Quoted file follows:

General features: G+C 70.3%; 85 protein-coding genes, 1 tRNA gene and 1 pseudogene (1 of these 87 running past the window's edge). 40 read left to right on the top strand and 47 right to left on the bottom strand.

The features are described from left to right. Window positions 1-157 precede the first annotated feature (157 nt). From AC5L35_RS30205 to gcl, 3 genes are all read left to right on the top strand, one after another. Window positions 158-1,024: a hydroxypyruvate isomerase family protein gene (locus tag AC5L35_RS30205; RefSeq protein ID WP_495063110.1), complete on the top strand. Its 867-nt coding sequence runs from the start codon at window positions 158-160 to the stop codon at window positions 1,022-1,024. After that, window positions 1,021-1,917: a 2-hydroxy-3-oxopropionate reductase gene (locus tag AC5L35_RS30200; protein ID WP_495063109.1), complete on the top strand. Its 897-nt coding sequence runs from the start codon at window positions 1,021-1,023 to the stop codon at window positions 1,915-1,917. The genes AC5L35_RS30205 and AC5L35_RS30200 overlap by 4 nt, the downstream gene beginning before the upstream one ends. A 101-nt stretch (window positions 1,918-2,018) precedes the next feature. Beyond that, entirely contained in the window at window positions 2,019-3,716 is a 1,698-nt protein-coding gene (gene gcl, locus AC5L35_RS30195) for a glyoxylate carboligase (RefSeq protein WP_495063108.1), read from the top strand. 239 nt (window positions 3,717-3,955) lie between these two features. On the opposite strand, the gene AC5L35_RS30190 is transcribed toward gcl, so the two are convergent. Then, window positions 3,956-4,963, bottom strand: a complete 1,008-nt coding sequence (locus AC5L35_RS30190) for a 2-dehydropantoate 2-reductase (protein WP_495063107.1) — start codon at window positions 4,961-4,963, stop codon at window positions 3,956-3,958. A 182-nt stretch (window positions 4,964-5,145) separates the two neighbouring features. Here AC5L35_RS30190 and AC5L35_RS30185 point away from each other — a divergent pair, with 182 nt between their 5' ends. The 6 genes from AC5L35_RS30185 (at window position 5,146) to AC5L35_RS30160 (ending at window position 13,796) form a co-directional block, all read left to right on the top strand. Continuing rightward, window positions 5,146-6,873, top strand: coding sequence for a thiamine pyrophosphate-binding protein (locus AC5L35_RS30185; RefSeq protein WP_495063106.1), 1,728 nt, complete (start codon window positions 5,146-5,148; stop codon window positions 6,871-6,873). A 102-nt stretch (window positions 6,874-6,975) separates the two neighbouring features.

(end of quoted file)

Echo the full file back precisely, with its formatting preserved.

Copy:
General features: G+C 70.3%; 85 protein-coding genes, 1 tRNA gene and 1 pseudogene (1 of these 87 running past the window's edge). 40 read left to right on the top strand and 47 right to left on the bottom strand.

The features are described from left to right. Window positions 1-157 precede the first annotated feature (157 nt). From AC5L35_RS30205 to gcl, 3 genes are all read left to right on the top strand, one after another. Window positions 158-1,024: a hydroxypyruvate isomerase family protein gene (locus tag AC5L35_RS30205; RefSeq protein ID WP_495063110.1), complete on the top strand. Its 867-nt coding sequence runs from the start codon at window positions 158-160 to the stop codon at window positions 1,022-1,024. After that, window positions 1,021-1,917: a 2-hydroxy-3-oxopropionate reductase gene (locus tag AC5L35_RS30200; protein ID WP_495063109.1), complete on the top strand. Its 897-nt coding sequence runs from the start codon at window positions 1,021-1,023 to the stop codon at window positions 1,915-1,917. The genes AC5L35_RS30205 and AC5L35_RS30200 overlap by 4 nt, the downstream gene beginning before the upstream one ends. A 101-nt stretch (window positions 1,918-2,018) precedes the next feature. Beyond that, entirely contained in the window at window positions 2,019-3,716 is a 1,698-nt protein-coding gene (gene gcl, locus AC5L35_RS30195) for a glyoxylate carboligase (RefSeq protein WP_495063108.1), read from the top strand. 239 nt (window positions 3,717-3,955) lie between these two features. On the opposite strand, the gene AC5L35_RS30190 is transcribed toward gcl, so the two are convergent. Then, window positions 3,956-4,963, bottom strand: a complete 1,008-nt coding sequence (locus AC5L35_RS30190) for a 2-dehydropantoate 2-reductase (protein WP_495063107.1) — start codon at window positions 4,961-4,963, stop codon at window positions 3,956-3,958. A 182-nt stretch (window positions 4,964-5,145) separates the two neighbouring features. Here AC5L35_RS30190 and AC5L35_RS30185 point away from each other — a divergent pair, with 182 nt between their 5' ends. The 6 genes from AC5L35_RS30185 (at window position 5,146) to AC5L35_RS30160 (ending at window position 13,796) form a co-directional block, all read left to right on the top strand. Continuing rightward, window positions 5,146-6,873, top strand: coding sequence for a thiamine pyrophosphate-binding protein (locus AC5L35_RS30185; RefSeq protein WP_495063106.1), 1,728 nt, complete (start codon window positions 5,146-5,148; stop codon window positions 6,871-6,873). A 102-nt stretch (window positions 6,874-6,975) separates the two neighbouring features.